17 June 2016
by Arthur Plottier

The deterioration of the living standards in Australia

It is the opinion of the the Grattan Institute that Australia’s political system is failing to deal with – among other things – the country’s deteriorating living standards and falling education standards. More about that can be read in their ‘Orange Book 2016: priorities for the next Commonwealth Government‘ by John Daley. Daley writes that:

The Commonwealth also needs to improve the quality and reduce the cost of public services. Pricing reforms to pathology and pharmacy, and reducing the number of inappropriate procedures, would save money. Funding should be redirected to promote more integrated care, and support more people to live at home near the end of life.

Budget repair is a major priority. Commonwealth budgets have not come close to balancing for eight years, and younger generations will be taxed significantly more to pay for today’s spending. Both spending reductions and targeted tax increases are needed.

The economists in the Grattan Institute – and our politicians for that matter – are continuing to look for solutions based on the ‘neoliberal economy theory base’ in indicators like the GDP and others that do not do anything to address the concerns in the report, or for that matter polices from our major political parties.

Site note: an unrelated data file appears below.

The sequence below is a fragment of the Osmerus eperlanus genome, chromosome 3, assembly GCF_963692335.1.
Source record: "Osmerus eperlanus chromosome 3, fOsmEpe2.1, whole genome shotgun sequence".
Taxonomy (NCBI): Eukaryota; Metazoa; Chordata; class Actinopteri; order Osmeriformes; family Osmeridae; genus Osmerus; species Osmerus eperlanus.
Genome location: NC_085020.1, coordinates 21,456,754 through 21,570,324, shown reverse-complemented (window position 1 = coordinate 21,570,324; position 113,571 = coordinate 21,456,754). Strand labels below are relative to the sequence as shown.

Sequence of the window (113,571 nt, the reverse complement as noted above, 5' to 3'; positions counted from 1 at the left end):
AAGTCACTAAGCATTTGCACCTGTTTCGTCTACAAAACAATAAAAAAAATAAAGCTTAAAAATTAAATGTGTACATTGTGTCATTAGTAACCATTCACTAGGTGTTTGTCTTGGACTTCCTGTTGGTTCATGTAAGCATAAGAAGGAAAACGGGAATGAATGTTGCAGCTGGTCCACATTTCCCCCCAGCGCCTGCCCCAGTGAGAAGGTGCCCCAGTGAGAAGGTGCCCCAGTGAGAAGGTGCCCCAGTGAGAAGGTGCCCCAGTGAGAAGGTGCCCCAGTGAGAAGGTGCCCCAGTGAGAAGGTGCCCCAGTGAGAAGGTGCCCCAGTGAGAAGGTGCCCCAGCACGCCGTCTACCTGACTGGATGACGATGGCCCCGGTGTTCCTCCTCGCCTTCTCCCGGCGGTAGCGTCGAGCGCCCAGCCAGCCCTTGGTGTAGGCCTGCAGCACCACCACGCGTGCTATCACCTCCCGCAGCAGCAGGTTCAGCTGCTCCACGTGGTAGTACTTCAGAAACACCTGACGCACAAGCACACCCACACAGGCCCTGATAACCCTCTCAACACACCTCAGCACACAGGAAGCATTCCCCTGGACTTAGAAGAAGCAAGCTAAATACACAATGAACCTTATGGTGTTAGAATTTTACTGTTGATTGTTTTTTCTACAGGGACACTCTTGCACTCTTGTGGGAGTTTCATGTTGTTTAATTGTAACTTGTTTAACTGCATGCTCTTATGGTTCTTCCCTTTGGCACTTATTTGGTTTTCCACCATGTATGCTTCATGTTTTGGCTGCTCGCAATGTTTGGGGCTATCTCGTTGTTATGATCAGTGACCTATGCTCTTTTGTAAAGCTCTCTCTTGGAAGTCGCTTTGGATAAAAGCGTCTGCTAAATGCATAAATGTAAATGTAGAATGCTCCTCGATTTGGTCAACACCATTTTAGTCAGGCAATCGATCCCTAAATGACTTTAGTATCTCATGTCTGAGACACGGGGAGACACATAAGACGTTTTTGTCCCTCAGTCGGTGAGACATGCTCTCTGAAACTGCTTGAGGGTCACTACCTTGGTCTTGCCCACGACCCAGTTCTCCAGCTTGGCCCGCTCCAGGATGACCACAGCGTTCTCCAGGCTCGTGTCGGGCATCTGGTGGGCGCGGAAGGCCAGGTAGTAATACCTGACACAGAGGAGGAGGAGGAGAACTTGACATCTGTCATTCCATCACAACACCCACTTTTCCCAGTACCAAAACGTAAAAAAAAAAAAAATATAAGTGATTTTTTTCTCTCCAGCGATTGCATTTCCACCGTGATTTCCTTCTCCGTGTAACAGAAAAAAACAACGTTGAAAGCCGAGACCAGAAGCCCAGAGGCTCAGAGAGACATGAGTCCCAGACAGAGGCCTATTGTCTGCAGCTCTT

On the neoliberal economy theory people have to adjust their living to suit the economy target requirements instead that adjusting the economy to meet the needs of the people.

The only one way to change this universal trend is in the way of thinking; a new approach perhaps starting at the secondary and tertiary education levels.

The use of indicators like the GPI (Genuine Progress Indicator) and the Sustainable Development Indicator are some of the tools that can help reversing the present trend.

The apparent obsession to having a permanent growth and having a target to eliminate the deficit – even at the cost of development, infrastructure, and social progress – is one of the factors that has caused the decline of the living standards as well as environmental sustainability.

A permanent economic growth, large or rapid, is not possible. Growth eventually will slow down to a ‘sustainable’ rate and development will eventually take over and maintain that slow growth.

The economic growth that we had in Australia during the natural resources boom was not environmental nor economically sustainable. It worked against environmental and social issues, and as such it could be argued that it had an affect on what it was the foundation of a healthy economy.

I hope that we will mature politically to become more progressive and innovative in the way that we look at the macro and micro economy.

Until then our living standards will continue their decline.